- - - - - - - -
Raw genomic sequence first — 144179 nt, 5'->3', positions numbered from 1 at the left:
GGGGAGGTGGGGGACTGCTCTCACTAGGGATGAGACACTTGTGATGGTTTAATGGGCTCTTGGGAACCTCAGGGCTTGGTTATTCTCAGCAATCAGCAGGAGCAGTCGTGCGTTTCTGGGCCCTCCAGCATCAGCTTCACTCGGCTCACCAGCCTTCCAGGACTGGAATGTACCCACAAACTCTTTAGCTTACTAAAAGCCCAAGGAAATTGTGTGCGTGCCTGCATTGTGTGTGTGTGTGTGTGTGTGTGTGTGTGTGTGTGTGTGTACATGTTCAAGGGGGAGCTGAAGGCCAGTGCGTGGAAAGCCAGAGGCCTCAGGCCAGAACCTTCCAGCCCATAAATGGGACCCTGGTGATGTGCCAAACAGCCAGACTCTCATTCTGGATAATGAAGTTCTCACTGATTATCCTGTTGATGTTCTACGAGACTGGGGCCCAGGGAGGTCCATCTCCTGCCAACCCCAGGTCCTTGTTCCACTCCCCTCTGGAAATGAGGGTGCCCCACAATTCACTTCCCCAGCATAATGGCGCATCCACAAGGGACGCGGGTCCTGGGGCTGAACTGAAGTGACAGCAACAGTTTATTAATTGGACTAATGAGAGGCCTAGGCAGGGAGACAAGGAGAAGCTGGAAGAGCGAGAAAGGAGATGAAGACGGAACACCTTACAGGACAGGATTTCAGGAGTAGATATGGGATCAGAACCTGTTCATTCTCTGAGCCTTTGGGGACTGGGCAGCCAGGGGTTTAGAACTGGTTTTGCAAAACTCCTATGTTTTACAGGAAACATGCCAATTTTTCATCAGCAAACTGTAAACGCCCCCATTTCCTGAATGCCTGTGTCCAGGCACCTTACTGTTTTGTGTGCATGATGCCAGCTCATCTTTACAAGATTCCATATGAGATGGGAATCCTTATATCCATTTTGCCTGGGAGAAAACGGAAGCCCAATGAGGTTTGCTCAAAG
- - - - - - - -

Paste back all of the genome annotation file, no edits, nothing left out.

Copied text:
Raw genomic sequence first — 144179 nt, 5'->3', positions numbered from 1 at the left:
GGGGAGGTGGGGGACTGCTCTCACTAGGGATGAGACACTTGTGATGGTTTAATGGGCTCTTGGGAACCTCAGGGCTTGGTTATTCTCAGCAATCAGCAGGAGCAGTCGTGCGTTTCTGGGCCCTCCAGCATCAGCTTCACTCGGCTCACCAGCCTTCCAGGACTGGAATGTACCCACAAACTCTTTAGCTTACTAAAAGCCCAAGGAAATTGTGTGCGTGCCTGCATTGTGTGTGTGTGTGTGTGTGTGTGTGTGTGTGTGTGTGTGTACATGTTCAAGGGGGAGCTGAAGGCCAGTGCGTGGAAAGCCAGAGGCCTCAGGCCAGAACCTTCCAGCCCATAAATGGGACCCTGGTGATGTGCCAAACAGCCAGACTCTCATTCTGGATAATGAAGTTCTCACTGATTATCCTGTTGATGTTCTACGAGACTGGGGCCCAGGGAGGTCCATCTCCTGCCAACCCCAGGTCCTTGTTCCACTCCCCTCTGGAAATGAGGGTGCCCCACAATTCACTTCCCCAGCATAATGGCGCATCCACAAGGGACGCGGGTCCTGGGGCTGAACTGAAGTGACAGCAACAGTTTATTAATTGGACTAATGAGAGGCCTAGGCAGGGAGACAAGGAGAAGCTGGAAGAGCGAGAAAGGAGATGAAGACGGAACACCTTACAGGACAGGATTTCAGGAGTAGATATGGGATCAGAACCTGTTCATTCTCTGAGCCTTTGGGGACTGGGCAGCCAGGGGTTTAGAACTGGTTTTGCAAAACTCCTATGTTTTACAGGAAACATGCCAATTTTTCATCAGCAAACTGTAAACGCCCCCATTTCCTGAATGCCTGTGTCCAGGCACCTTACTGTTTTGTGTGCATGATGCCAGCTCATCTTTACAAGATTCCATATGAGATGGGAATCCTTATATCCATTTTGCCTGGGAGAAAACGGAAGCCCAATGAGGTTTGCTCAAAG